Lots and lots to say. I'm at Mike's place stealing his stolen internet. I won't have internet until after I get my alien registration card. I also meant to take photos to post but I've been so busy actually doing things. We decided that we've been good sports about everything all week long so tonight we're eating sandwiches from 7-11 and speaking fluent English.

It's been really good so far, minus some slightly panicked moments every now and then. The food is amazing, even though I don't know what it is and the smokes and booze are cheap. I found a small grocery store near my apartment, but I don't recognize anything in it. Which would be fine, except I can't read the instructions for how to cook it. But my coteacher took me to a proper market near the subway station last night and I got some decent stuff. I love grocery shopping.

My neighborhood is great, except for the massive hills that I'm too fat/nicotine addicted to be climbing. I'll climb miles of stairs, no problem, but hills do me in pretty quickly. I guess I'll get used to that though.

I have a fake coteacher -- I'm not really sure of exactly who he is -- who has sort of adopted me a bit. He told me his apartment is near mine so he can help me "all the time so much." And he actually did save my ass earlier this week, after they drove me to my apartment and told me to show up at 8:30 the next morning. I had no idea where I was or where my school was, and although I wandered around for hours trying to find it, I had no luck. I had finally given up and returned to my apartment, and my doorbell rang at 8 -- Fake Coteacher had come to drive me to work -- "my service to you." Thank God for that.

I'm still waking up at 4 and 5 in the morning. I don't mind too much though -- it's nice to have some quiet time before work.

I work at an all boys middle school, which is amazing. I love boys, as everyone knows. They are loud and rowdy and horrible, and it's fantastic. I haven't had a class yet, so I'm still a bit of a celebrity around the school -- the boys crowd around the office door between periods and gawk and shout, "Oh nice! Nice!" and "Hi!" and then they run away when I look up. I was introduced to one class and it transformed into a football stadium as soon as I walked in, hooting and hollering, boys standing on chairs cheering. I don't have a clue how I'm going to keep these kiddos under control, but I better sort it out soon, because I'm walking into a full schedule next week with no coteacher in the classroom.

I had a parents class today, which my coteachers totally threw me under the bus for. They told me yesterday I wouldn't need to prepare anything because I would just introduce myself and watch the coteacher teach the class. Then, thirty minutes before it started, Fake Coteacher told me I would be on my own, but chose a lesson from the book for me to teach. The lesson, I might add, was entirely in Korean. Which I don't speak. Luckily, only three mothers showed up. When I was introducing myself, I noticed their English was fair, so I started to teach the stupid "What are you doing/Do you like....?" lesson and then stopped about thirty seconds in.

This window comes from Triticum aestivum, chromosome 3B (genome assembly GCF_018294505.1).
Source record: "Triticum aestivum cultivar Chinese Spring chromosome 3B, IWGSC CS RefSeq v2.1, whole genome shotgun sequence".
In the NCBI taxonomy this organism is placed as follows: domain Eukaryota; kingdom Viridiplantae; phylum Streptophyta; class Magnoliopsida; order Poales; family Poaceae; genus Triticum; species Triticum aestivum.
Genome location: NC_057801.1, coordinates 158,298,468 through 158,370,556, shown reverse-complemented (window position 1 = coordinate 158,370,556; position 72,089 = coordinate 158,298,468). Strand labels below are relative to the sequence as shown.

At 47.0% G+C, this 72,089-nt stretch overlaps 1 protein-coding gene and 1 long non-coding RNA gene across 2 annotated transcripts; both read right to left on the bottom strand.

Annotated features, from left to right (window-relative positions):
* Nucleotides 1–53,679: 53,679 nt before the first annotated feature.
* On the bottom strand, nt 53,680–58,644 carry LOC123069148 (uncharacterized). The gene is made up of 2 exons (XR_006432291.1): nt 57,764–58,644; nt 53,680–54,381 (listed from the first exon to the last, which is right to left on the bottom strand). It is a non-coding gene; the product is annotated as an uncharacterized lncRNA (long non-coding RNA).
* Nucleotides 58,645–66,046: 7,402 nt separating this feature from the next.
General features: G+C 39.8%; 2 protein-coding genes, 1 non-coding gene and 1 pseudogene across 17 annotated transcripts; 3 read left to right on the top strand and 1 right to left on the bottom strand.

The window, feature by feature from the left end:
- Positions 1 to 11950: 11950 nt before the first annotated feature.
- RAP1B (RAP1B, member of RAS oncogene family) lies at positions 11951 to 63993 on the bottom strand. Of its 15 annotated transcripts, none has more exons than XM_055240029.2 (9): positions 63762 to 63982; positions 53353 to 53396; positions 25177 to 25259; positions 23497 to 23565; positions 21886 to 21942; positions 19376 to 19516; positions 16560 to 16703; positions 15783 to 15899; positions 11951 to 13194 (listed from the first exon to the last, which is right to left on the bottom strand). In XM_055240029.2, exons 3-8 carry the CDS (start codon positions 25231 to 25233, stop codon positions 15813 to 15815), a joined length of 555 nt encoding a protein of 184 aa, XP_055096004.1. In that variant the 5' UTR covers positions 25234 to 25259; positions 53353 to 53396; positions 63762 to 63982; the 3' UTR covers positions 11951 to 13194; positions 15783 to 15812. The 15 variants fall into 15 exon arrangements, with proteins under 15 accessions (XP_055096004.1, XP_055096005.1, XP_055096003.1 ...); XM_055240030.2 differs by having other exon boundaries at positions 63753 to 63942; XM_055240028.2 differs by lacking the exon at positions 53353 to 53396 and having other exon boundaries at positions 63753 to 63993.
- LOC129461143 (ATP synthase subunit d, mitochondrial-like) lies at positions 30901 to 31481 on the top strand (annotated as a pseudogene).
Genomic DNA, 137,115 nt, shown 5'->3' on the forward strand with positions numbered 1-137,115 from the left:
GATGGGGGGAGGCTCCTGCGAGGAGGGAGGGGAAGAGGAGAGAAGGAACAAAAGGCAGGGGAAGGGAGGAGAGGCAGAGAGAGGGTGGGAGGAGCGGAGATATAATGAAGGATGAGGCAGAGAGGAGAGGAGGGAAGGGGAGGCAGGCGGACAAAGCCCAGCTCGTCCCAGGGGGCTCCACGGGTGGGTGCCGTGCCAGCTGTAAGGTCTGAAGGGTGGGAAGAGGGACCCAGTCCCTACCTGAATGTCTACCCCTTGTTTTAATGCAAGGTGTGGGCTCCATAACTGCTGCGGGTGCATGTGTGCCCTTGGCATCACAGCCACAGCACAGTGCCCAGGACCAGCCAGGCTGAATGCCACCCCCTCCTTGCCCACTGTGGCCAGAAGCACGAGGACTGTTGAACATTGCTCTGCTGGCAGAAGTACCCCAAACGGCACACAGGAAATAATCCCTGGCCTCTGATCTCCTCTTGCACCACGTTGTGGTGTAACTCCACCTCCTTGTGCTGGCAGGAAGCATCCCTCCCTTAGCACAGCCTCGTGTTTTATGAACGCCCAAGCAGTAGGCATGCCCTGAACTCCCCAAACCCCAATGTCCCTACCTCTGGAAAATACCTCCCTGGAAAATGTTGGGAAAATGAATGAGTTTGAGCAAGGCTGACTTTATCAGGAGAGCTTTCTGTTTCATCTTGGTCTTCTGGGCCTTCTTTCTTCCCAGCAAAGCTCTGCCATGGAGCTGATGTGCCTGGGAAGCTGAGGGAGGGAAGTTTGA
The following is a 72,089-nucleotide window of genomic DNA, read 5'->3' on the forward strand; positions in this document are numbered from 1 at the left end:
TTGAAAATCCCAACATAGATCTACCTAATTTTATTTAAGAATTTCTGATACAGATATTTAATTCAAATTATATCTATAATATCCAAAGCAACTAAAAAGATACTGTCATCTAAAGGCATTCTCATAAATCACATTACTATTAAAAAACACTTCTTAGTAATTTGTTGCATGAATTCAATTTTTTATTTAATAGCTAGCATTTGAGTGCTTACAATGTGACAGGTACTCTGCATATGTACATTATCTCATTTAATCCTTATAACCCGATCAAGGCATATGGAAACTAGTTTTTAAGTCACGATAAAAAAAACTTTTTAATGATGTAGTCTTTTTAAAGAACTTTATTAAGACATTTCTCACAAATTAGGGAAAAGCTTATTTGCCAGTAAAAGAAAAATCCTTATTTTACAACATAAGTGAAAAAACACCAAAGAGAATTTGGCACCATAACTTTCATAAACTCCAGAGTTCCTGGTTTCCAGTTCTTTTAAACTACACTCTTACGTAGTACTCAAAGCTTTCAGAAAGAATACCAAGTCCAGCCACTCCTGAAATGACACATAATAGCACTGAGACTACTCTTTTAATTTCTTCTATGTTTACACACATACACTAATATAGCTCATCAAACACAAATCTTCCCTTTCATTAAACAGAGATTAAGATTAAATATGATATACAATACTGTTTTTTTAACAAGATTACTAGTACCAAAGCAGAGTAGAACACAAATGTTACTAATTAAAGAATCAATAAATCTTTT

"This is slow for you, yes?"

They agreed.

"Do you want to talk instead?"

Yes. So I just pulled up a chair and chatted with them for the full hour, which is my forte -- conversation was more than 50% of what I did toward the end in New York. It terrified me when they first started giving me conversation sessions at Pratt, because I'm so shy and awkward with people at first, but as with most other things, I was perfectly fine after I saw that I was capable of it. And in fact find it the most preferable (and effective) form of teaching now. So it was a good "class". And I was happy to make a good impression on the parents. And it gave me a good chance to ask a ton of questions I haven't wanted to bother my coteachers with.

If I'm going to be good for anything in the classroom, it's going to be dealing with loud groups of rowdy boys, so we'll see. I'm trying desperately to think of ways to fix up the totally pointless and lame textbook I've been given to teach. I don't know how much freedom I have to stray from it, though. Mike and I have worked out a plan to incorporate our love of music by bringing in mixed cds and printed lyrics for the kids to work on pronunciation. We're not sure exactly how we want to work it yet, though.

Loads more to say, but I'm exhausted and Mike's just put on his PJs and climbed into bed, so I think it's time to stop typing.

No internet at my apartment until I get an alien registration card, so a couple of weeks at least. I'll try to use Mike's every now and then. Overall, things are going really well. And Mike and I found each other despite all cell phoneless foreigner odds -- the subway was a cinch. So, good things. Take care, my darlings.


Tuttle said...

Koreans (even boys!) love karaoke. Here is a good link from an ESL teacher in Korea: http://eflclassroom.ning.com/page/page/show?id=826870%3APage%3A30856

Good luck!

cherry garcia said...


i love grocery shopping too.

i want more photos.

pringles have dill pickle flavored chips...i bought some and ate some. they are odd.

heath's apartment is absolutely freezing. i'm going to shoot you an email soon. baby drama :D